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University of Guelph
PSYC 2410
Anneke Olthof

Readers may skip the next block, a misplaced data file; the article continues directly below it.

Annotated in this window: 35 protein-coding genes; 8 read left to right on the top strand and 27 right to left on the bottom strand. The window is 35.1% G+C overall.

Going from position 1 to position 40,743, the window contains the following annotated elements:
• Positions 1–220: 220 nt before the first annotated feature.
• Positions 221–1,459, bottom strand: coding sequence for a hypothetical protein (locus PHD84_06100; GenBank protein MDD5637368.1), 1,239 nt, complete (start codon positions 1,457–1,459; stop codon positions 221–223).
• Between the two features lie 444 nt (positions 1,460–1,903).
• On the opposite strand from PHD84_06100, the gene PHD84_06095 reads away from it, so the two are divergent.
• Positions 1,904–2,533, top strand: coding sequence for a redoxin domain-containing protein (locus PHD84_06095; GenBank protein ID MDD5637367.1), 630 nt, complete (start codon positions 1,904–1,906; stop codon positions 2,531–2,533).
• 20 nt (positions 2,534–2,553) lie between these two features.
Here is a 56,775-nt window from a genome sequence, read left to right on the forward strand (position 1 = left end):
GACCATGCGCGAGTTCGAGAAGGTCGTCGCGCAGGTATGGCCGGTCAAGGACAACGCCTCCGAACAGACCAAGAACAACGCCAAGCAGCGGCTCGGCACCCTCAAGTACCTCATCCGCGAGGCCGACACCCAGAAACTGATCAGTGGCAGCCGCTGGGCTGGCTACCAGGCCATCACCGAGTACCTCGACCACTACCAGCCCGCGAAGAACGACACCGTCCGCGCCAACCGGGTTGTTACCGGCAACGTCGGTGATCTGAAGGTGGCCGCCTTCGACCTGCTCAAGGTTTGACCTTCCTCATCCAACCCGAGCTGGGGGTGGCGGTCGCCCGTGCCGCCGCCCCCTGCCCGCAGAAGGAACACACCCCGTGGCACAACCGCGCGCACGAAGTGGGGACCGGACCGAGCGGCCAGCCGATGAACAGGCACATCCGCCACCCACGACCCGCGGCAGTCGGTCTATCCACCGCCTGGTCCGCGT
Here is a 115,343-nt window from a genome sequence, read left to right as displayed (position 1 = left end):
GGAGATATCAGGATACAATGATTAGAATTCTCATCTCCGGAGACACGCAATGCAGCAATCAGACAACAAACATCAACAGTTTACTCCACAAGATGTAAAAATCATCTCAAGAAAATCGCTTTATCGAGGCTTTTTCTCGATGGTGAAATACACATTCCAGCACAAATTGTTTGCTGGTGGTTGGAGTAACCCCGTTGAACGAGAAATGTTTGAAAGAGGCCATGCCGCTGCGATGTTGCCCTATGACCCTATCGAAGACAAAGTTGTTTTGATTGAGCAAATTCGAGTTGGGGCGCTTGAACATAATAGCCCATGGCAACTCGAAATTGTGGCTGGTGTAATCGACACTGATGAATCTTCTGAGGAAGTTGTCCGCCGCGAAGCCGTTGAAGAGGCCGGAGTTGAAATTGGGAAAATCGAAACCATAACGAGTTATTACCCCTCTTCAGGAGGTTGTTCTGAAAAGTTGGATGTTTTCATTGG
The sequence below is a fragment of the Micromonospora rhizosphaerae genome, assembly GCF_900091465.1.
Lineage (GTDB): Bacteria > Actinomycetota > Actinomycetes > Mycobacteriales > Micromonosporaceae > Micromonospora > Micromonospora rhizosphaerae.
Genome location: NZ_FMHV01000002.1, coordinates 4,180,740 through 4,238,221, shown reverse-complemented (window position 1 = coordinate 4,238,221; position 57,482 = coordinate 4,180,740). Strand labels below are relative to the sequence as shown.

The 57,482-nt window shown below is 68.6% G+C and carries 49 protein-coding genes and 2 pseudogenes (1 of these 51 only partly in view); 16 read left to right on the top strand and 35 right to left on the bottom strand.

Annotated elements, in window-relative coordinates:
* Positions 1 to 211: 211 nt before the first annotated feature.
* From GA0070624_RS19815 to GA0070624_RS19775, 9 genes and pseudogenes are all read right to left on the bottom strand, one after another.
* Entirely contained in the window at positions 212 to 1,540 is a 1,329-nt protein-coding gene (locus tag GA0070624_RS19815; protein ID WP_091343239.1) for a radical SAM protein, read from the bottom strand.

Cognitive Psychology: Chapter 3 Form Perception - How do we perceive and recognize objects? - Form perception is the process through which the basic shape and size of an object are seen - Object recognition is the process through which the object is identified - Object recognition begins with the detection of simple visual features - However, our perception of the visual world goes “beyond the information given”  What we perceive is a lot more rich and powerful than what we actually know - An early twentieth-century movement known as Gestalt psychology captured this idea as “the whole is different from the sum of its parts” - The Necker Cube is an example of perception going “beyond the information given: - Two different perceptions of depth are possible, given the line on the page - In the Face-Vase figure, two interpretations are possible, each based on different figure/ground organization - This again shows that perception goes “beyond the information given”  What you perceive depends on your interpretation, depending on what you think the “background” is - These example might suggest that perception proceeds in two stages 1) Where visual features are processed 2) A later stage in which perception goes “beyond the information given” - However, this view presumes serial processing, not the parallel processing that characterizes the visual system - Our interpretation of the visual input influences how basic visual features are processed - In this image, it is only when the white parts of the figure are treated as figure, and not ground, that the features of letters are analyzed - In this image, the word “perception” is recognized even though most of the features of the component letters are absent from the stimulus - These examples illustrate that the brain areas that analyze basic visual features and the brain areas that analyze large-scale form are interactive, each sending information to the other - This again is an example of parallel processing - What this means is that what we see is not just determined by the stimuli in front of our eyes, but also the brain’s interpretation of that stimulus  Your interpretation has to at least fit in to the input to some degree - The perceptual system operates as if it were generating hypotheses about what objects are being perceived, given the available data - The visual system prefers the simplest explanation possible, avoiding interpretations that involve coincidences - This figure is interpreted as two crossed lines, and not two V shapes precisely aligned - In order to perceive this as 2 Vs, you have to place the 2 Vs together, which requires a lot more thinking, therefore we immediately perceive this as an X Object Recognition - Now let’s turn from form perception, the process through which the basic shape and size of an object are seen, - And discuss object recognition, the process through which the object is identified - A first consideration about object recognition is that we can recognize objects when information is incomplete  Ex. A cat behind a tree is recognized even if only the head and one paw can be seen - The context in which objects are viewed also can have a large effect - For instance, this image is likely to be read as “THE CAT” and not “TAE CAT,” even though the letters “H” and “A” are identical here - Recognition might begin with the input pattern’s features – the small elements out of which more complicated patterns are composed - Note that here the features are not those of the raw input, but rather those that result from more organized perception form - All of these figures can be recognized as triangles, even though the essential features (3 lines, 3 angles) are present in only one - The features are inferred, however, in the visual system’s organized perception form - We’re good at tuning in to what the relevant features are in a stimulus - Advantages of feature-based system:  Features could serve as building blocks, allowing a single object-recognition system to deal with a variety of targets  Focusing on features might allow us to concentrate on what is common to otherwise variable objects -- Focusing on relevant features helps us hone in to what’s really in front of us and ignore all the irrelevant stimuli  Experimental tasks such as visual search suggest that features do have priority in perception  Other data suggest that the detection of features is a distinct step in object recognition: -- A disorder called integrative agnosia, caused by parietal cortex damage, involves a preserved ability to detect whether certain features are present in a display but a disrupted ability to judge how features are bound together in objects -- A similar dissociation has been produced using transcranial magnetic stimulation (TMS) Word Recognition - Some methodology for studying word recognition:  The tachistoscope is a device for presenting stimuli for precisely controlled amounts of time. Today, computers are used for this purpose.  Word stimuli may be followed by a mask – a stimulus designed to disrupt further sensory processing of the words – such as a random string of letters. - Visual words can be recognized with extremely brief presentations (e.g., 40 ms) under the right conditions:  Words that are more frequent in the language are better recognized -- People do better with familiar
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